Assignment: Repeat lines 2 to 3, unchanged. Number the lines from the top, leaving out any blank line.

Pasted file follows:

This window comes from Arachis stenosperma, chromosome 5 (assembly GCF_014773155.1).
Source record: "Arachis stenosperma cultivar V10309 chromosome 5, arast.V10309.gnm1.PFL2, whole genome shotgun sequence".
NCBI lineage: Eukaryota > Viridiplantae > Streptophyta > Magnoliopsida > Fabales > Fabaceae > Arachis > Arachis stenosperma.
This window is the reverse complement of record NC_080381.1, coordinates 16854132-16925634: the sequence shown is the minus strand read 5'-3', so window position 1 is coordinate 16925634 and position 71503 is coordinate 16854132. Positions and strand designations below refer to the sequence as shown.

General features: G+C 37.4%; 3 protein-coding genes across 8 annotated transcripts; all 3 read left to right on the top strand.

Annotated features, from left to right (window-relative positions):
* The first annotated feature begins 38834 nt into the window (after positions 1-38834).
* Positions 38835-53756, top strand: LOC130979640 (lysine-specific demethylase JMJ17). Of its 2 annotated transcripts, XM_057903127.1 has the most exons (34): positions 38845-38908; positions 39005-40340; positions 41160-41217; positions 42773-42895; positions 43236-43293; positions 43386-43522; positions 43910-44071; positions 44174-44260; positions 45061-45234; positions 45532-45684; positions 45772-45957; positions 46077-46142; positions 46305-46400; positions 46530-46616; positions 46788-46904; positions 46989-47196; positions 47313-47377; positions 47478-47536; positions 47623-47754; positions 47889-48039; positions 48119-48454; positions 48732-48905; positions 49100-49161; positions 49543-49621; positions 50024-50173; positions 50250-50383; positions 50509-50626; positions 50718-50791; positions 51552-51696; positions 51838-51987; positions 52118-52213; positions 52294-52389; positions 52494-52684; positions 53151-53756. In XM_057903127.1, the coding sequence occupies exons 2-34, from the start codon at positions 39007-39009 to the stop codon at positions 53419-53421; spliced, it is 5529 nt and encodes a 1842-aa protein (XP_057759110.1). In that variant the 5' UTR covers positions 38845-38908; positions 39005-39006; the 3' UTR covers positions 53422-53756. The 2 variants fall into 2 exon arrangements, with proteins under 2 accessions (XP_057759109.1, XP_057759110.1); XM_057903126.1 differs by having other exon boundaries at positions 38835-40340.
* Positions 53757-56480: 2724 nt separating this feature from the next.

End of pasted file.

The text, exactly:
Source record: "Arachis stenosperma cultivar V10309 chromosome 5, arast.V10309.gnm1.PFL2, whole genome shotgun sequence".
NCBI lineage: Eukaryota > Viridiplantae > Streptophyta > Magnoliopsida > Fabales > Fabaceae > Arachis > Arachis stenosperma.